California Labor School
The California Labor School (CLS), formerly the Tom Mooney Labor School (renamed in 1945), was an educational house in San Francisco from 1942 to the 1950s. Along with the contemporary Jefferson School of Social Science, the CLS represented the "transformed and upgraded" successors of the "workers schools" of the 1920s and 1930s, e.g., New York Workers School.
During World War II, as part of Browderism, Communist Party USA Earl Browder established new communist "schools of social sciences" in major urban areas. On the East Coast, these schools included names of American patriots: the Sam Adams School (Boston), Tom Paine School of Social Sciences (Philadelphia), George Washington Carver School (Harlem), Abraham Lincoln School (Chicago), and Jefferson School of Social Sciences (New York). West Coast schools used geographic names: the Pacific Northwest Labor School and the California Labor School.
The CLS was founded in August 1942, in premises above a car showroom at 678 Turk Street, and named for labor leader Tom Mooney, who had died on 6 March that year. It later moved to a 5-story building at 216 Market Street, and in 1947 bought premises at 240 Golden Gate Avenue.
The school was supported by 72 trade unions, members of the American Federation of Labor and the Congress of Industrial Organizations. Its initial program "promised to analyze social, economic and political questions in light of the present world struggle against fascism". It also taught the arts: the teenage Maya Angelou had a scholarship to study dance and drama. The school taught students on many subjects such as labor organization, journalism, music, drama, history, women's studies, economics and industrial arts. Union officials and professors from Stanford University and the University of California at Berkeley taught the courses at CLS. The most popular course at the CLS called "Mental Hygiene Today" was taught by Erik Erikson. The most important history course was called "History and Problems of the Negro in America.". The school offered different kinds of services such as preparing union pamphlets and newspapers, conducting dance concerts and theatrical shows at local meetings.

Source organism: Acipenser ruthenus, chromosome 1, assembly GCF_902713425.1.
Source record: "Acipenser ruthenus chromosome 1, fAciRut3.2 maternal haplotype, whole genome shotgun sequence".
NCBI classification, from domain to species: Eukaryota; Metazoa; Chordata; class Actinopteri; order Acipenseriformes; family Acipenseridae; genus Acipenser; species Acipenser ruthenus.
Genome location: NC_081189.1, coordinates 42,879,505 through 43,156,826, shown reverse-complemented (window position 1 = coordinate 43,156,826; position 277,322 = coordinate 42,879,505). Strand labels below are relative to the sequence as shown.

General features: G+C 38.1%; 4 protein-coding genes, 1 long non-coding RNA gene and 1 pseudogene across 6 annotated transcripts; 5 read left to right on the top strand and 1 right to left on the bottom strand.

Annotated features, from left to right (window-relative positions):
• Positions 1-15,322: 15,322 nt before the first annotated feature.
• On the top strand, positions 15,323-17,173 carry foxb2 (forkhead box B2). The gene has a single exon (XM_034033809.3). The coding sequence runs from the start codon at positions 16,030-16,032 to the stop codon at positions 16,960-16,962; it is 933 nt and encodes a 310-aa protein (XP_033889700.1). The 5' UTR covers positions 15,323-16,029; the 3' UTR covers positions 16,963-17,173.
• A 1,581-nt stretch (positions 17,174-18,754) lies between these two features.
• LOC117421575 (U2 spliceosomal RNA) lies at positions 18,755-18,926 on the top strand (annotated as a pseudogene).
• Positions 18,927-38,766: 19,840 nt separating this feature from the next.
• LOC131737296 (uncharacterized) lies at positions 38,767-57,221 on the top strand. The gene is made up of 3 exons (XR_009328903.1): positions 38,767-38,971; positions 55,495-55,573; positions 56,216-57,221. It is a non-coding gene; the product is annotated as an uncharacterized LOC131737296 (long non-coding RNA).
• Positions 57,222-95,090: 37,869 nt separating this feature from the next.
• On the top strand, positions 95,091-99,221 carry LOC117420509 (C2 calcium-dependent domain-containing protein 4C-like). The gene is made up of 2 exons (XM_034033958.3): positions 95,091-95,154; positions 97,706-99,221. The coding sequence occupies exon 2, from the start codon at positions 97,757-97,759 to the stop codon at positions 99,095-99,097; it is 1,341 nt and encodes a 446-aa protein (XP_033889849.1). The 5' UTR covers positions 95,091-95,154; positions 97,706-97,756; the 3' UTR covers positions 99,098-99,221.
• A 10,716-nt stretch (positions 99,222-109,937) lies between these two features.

From 1944 to 1948, the school ran a "counterpart" or "extension" called the "People's Educational Center" (or "Peoples Educational Center). Its head was Dorothy Healey, head of the Communist Party of Los Angeles. Frances Eisenberg of Canoga Park High School served on its board of directors. John Lawson was an instructor there. Robert E. Stripling stated that the center succeed the writers school of the League of American Writers. Sam Wood testified that Edward Dmytryk taught there. Oliver Carlson testified that William Wolfe of the ILGWU education department ran it, succeeded by Sidney Davison (sent from New York); Herbert Biberman taught there (Soviet theater), as did Guy Endore Robert Lees. Advisors included Lees, Lawson, Healey, Herbert Sorrell, Frank Tuttle, and Sondra Gorney.